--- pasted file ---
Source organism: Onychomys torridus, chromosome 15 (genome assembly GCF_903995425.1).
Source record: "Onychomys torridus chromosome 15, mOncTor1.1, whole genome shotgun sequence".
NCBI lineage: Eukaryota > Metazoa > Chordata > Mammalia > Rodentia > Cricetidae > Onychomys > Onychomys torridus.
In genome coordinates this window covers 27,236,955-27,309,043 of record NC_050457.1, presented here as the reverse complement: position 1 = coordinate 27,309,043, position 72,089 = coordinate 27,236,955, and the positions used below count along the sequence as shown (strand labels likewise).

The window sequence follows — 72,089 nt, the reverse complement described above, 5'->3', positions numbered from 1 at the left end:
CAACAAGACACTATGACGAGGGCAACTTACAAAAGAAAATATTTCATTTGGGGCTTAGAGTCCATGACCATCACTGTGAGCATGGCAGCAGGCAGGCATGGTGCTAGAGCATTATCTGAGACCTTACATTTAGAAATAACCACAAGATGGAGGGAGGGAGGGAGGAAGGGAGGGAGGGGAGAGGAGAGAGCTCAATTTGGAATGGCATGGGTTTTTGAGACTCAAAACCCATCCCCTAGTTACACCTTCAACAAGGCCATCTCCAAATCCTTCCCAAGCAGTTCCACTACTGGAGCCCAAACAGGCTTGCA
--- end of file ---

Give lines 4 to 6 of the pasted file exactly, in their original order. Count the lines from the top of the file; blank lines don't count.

In genome coordinates this window covers 27,236,955-27,309,043 of record NC_050457.1, presented here as the reverse complement: position 1 = coordinate 27,309,043, position 72,089 = coordinate 27,236,955, and the positions used below count along the sequence as shown (strand labels likewise).

The window sequence follows — 72,089 nt, the reverse complement described above, 5'->3', positions numbered from 1 at the left end:
CAACAAGACACTATGACGAGGGCAACTTACAAAAGAAAATATTTCATTTGGGGCTTAGAGTCCATGACCATCACTGTGAGCATGGCAGCAGGCAGGCATGGTGCTAGAGCATTATCTGAGACCTTACATTTAGAAATAACCACAAGATGGAGGGAGGGAGGGAGGAAGGGAGGGAGGGGAGAGGAGAGAGCTCAATTTGGAATGGCATGGGTTTTTGAGACTCAAAACCCATCCCCTAGTTACACCTTCAACAAGGCCATCTCCAAATCCTTCCCAAGCAGTTCCACTACTGGAGCCCAAACAGGCTTGCA